xiaoli nan

CHRC Director and Staff Offer Health Misinformation Definition, Psychological Susceptibility Model, and Framework to Counter It

Despite growing concerns and rapidly expanding research about health misinformation, answers to some fundamental questions remain unclear. Among the open questions are the definition of health misinformation (what is health misinformation?), the psychological drivers of susceptibility to health misinformation (why do people believe it?) and effective interventions for reducing the impact of health misinformation (how to counter it?). In this in-depth review and critical analysis of the growing literature on health misinformation, we seek to answer these questions by proposing a tentative definition for health misinformation, a comprehensive psychological model of susceptibility to health misinformation, and a systematic framework for countering health misinformation, while addressing ongoing debate about the scale of the misinformation problem and the effectiveness of current interventions.

Nan, X., Thier, K. & Wang, W. (2023) Health misinformation: what it is, why people believe it, how to counter it. Annals of the International Communication Association. https://doi.org/10.1080/23808985.2023.2225489.

 

CHRC Hosts 2023 Research Group Mini-Conference

The CHRC hosted its 3rd mini-conference, the first in-person mini-conference since 2019 and the first in our new center space in the Marie Mount Building. Over the past year, the five research teams conduct diverse projects unified by the topic of the year. This year’s topic was COVID-19. Media & Society.

Five student-faculty research teams presented their studies:

                                   “An Unclear and Distant Danger: Cognitive Construal, Cultural Distance, and Stereotypes
as Predictors of Risk and Support”

*Nick Joyce, Umisha KC, Tong Lin, Ari Perez Montes, *Kang Namkoong, & Romy Wang
Presenter: Tong Lin

                                                 “Messaging for Future Pandemic Preparedness: Effects of Moral Framing”

*Jiyoun Kim, John Leach, Ran Ma, & Kathryn Thier
Presenter: John Leach

“Older Adults’ Perception of COVID-19 and Successful Aging:
An International Application of CEMSA”

Delight Agboada, *Lindsey Anderson, Drew Ashby-King, Miriam Komuhendo, & Faith Afua Otchere Presenter: Delight Agboada

“Coping with COVID Blue: Appraisals of Stressors, Coping Strategies, and

College Students’ Psychological Well-Being”

Emily Dawson, Saymin Lee, *Kang Namkoong, Yuan Wang, & Jiawen Zhang
Presenters: Saymin Lee & Jiawen Zhang

                                                        “Psychological Roots of COVID-19 Vaccine Hesitancy in the U.S.:
A Theory-Guided Systematic Review”

Ashley Aragón, Max Erdemandi, *Xiaoli Nan, *Leah Waks, Shilin (Sophie) Xia, & Yumin Yan
Presenter: Shilin (Sophie) Xia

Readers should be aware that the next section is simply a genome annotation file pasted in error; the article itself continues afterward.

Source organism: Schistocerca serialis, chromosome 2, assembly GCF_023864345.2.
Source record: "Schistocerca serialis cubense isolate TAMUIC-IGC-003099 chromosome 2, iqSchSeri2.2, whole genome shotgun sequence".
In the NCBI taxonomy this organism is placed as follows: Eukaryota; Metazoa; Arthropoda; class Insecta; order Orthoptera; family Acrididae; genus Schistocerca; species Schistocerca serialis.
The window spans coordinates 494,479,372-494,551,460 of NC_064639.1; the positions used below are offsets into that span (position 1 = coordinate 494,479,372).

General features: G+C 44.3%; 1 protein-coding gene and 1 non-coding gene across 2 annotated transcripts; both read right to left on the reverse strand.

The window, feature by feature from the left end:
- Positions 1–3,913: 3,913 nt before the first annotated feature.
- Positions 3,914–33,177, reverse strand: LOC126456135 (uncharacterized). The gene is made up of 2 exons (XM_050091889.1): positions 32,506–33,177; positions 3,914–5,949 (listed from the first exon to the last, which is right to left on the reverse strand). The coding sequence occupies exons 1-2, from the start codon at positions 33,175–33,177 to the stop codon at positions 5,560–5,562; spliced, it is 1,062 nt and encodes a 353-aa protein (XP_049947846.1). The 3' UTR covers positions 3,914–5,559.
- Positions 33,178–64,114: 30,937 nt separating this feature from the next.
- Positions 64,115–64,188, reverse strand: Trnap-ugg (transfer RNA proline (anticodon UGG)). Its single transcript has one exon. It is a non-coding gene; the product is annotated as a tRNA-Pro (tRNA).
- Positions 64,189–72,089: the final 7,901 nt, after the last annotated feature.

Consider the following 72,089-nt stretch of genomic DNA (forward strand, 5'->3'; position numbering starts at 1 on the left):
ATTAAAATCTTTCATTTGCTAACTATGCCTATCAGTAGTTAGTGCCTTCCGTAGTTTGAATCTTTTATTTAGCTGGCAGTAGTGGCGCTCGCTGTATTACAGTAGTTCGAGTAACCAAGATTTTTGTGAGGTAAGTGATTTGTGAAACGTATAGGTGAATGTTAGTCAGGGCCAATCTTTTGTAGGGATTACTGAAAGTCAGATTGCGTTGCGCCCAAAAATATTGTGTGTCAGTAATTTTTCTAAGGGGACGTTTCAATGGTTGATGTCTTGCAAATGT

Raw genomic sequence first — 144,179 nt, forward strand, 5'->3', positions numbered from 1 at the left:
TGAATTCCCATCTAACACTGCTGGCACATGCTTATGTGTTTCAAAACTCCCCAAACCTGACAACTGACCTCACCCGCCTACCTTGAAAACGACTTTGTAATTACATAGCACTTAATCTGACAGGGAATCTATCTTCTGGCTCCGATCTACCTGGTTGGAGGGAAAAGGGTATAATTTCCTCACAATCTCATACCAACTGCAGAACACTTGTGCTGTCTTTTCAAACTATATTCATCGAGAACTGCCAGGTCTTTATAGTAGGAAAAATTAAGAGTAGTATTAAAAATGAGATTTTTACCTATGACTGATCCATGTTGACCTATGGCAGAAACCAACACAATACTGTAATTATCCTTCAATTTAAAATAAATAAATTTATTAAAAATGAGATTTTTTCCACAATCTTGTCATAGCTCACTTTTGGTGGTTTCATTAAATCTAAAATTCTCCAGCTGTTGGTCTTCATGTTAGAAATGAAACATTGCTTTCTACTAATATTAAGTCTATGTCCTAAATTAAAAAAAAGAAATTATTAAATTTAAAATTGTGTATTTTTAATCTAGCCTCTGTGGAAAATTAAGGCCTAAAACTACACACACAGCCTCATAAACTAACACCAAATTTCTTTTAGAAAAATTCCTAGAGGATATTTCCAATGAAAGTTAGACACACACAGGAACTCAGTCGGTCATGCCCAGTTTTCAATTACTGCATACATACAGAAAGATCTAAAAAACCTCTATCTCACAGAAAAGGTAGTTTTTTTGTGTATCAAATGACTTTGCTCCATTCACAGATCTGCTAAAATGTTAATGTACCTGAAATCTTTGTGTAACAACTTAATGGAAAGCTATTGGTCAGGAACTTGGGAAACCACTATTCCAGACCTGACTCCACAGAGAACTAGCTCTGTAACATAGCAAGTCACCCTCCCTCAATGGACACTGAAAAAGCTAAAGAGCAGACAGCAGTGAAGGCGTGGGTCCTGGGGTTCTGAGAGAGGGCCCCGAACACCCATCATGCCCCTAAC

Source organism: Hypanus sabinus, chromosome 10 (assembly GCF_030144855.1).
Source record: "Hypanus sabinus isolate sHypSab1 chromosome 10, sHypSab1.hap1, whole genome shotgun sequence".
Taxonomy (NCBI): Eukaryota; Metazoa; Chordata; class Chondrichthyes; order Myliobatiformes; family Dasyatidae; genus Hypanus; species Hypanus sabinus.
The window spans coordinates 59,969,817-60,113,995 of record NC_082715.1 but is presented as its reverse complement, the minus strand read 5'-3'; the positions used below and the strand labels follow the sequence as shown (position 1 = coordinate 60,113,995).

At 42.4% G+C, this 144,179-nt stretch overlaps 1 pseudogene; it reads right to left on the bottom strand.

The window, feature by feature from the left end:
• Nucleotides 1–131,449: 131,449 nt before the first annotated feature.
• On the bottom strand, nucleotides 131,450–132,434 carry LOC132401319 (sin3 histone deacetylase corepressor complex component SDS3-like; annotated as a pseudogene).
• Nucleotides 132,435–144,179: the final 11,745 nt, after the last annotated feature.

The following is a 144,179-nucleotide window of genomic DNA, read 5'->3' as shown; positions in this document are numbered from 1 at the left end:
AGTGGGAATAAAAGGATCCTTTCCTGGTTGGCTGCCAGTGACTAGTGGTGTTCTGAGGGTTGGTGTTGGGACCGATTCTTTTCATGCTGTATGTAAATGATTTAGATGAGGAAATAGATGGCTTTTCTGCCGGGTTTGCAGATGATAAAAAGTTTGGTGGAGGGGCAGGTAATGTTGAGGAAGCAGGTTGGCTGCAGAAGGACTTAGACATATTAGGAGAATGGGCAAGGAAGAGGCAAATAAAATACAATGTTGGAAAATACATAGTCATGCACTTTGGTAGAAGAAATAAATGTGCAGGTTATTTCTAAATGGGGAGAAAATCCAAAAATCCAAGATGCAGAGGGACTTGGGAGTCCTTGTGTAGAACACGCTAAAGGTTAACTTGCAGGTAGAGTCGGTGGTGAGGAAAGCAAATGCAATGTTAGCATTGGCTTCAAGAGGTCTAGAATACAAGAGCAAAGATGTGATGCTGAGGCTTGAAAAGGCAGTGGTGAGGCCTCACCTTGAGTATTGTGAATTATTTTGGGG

(Authors listed alphabetically *Faculty mentors)

The CHRC Research Group promotes research collaboration in CHRC’s core areas (health, risk, and science communication) among COMM faculty and students. CHRC holds monthly meetings where all the teams participated to share their progress and give each other suggestions. Several teams have submitted their manuscripts to conferences already and all groups will continue with preparing journal submissions over the summer.

 

Yuan Wang

CHRC Students and Faculty Publish Study on Americans Support for Mandatory COVID-19 Vaccination

This study sets out to understand the role of cultural worldviews, risk perceptions, and trust in scientists in impacting U.S. participants’ support for COVID-19 mandatory vaccination. Results from an online survey (“N” = 594) suggest that stronger individualistic and hierarchical worldviews are associated with more perceived COVID-19 vaccination risks, less perceived COVID-19 vaccination benefits, and lower support for COVID-19 mandatory vaccination. Perceived benefits mediate the impact of cultural worldviews on support for COVID-19 mandatory vaccination. Trust in scientists moderates the relationship between cultural worldviews and perceived benefits of COVID-19 vaccination. Theoretical and practical implications of the findings are discussed.

Wang, Y., Leach, J., Kim, J., & Lee, S. (2023). Support for COVID-19 mandatory vaccination in the United States: examining the role of cultural worldviews, risk-benefit perceptions, and trust in scientists. Journal of Science Communication, 22(2), A03.https://doi.org/10.22323/2.22020203

Yuan Wang

New CHRC Research About Predictors of COVID-19 Vaccine Misinformation Beliefs Among Unvaccinated Black Americans

Health-related misinformation is a major threat to public health and particularly worrisome for populations experiencing health disparities. This study sets out to examine the prevalence, socio-psychological predictors, and consequences of beliefs in COVID-19 vaccine misinformation among unvaccinated Black Americans. We conducted an online national survey with Black Americans who had not been vaccinated against COVID-19 (N = 800) between February and March 2021. Results showed that beliefs in COVID-19 vaccine misinformation were prevalent among unvaccinated Black Americans with 13–19% of partici-pants agreeing or strongly agreeing with various false claims about COVID-19 vaccines and 35–55% unsure about the veracity of these claims. Conservative ideology, conspiracy thinking mindset, religiosity, and racial consciousness in health care settings predicted greater beliefs in COVID-19 vaccine misinformation, which were associated with lower vaccine confidence and acceptance. Theoretical and practical implications of the findings are discussed.

Wang, Y., Thier, K., Nitri, S. O., Quinn, S. C., Abedemowo, C., & Nan, X. (2023). Beliefs in COVID-19 Vaccine misinformation among unvaccinated Black Americans: Prevalence, socio-psychological predictors, and consequences. Health Communication, 1-13. https://doi.org/10.1080/10410236.2023.2179711